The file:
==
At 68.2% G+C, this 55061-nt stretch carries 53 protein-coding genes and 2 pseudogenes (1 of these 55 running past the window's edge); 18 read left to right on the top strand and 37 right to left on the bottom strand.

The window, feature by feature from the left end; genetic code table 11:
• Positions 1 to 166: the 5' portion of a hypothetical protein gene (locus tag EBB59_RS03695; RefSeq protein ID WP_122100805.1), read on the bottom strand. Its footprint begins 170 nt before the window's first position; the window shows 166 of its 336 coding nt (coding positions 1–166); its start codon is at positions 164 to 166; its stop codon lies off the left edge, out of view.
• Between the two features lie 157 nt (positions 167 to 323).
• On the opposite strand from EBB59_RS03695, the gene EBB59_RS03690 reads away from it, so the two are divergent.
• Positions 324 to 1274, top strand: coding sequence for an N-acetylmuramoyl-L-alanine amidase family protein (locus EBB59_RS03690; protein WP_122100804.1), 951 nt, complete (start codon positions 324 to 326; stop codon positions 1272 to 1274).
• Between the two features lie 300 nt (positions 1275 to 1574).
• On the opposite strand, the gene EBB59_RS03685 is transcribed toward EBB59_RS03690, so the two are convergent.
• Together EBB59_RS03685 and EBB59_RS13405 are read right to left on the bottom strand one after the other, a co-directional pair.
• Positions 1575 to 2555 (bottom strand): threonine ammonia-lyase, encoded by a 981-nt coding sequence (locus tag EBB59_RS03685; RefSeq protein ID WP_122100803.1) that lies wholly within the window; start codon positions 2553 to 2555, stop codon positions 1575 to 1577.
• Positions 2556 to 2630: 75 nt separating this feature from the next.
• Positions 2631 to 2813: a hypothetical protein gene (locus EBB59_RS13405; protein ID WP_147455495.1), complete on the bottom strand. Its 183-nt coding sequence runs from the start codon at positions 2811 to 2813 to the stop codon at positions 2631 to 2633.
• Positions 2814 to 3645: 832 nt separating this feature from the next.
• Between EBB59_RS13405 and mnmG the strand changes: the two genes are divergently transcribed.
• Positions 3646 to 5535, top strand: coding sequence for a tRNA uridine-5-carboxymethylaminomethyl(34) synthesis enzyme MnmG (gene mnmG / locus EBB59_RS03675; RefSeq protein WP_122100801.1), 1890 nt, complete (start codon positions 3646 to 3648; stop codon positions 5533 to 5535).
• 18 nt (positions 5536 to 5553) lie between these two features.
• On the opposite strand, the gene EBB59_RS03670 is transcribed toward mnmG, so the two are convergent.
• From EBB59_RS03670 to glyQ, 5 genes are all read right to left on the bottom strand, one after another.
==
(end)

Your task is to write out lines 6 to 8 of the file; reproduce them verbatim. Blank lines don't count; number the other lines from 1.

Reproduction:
• Positions 324 to 1274, top strand: coding sequence for an N-acetylmuramoyl-L-alanine amidase family protein (locus EBB59_RS03690; protein WP_122100804.1), 951 nt, complete (start codon positions 324 to 326; stop codon positions 1272 to 1274).
• Between the two features lie 300 nt (positions 1275 to 1574).
• On the opposite strand, the gene EBB59_RS03685 is transcribed toward EBB59_RS03690, so the two are convergent.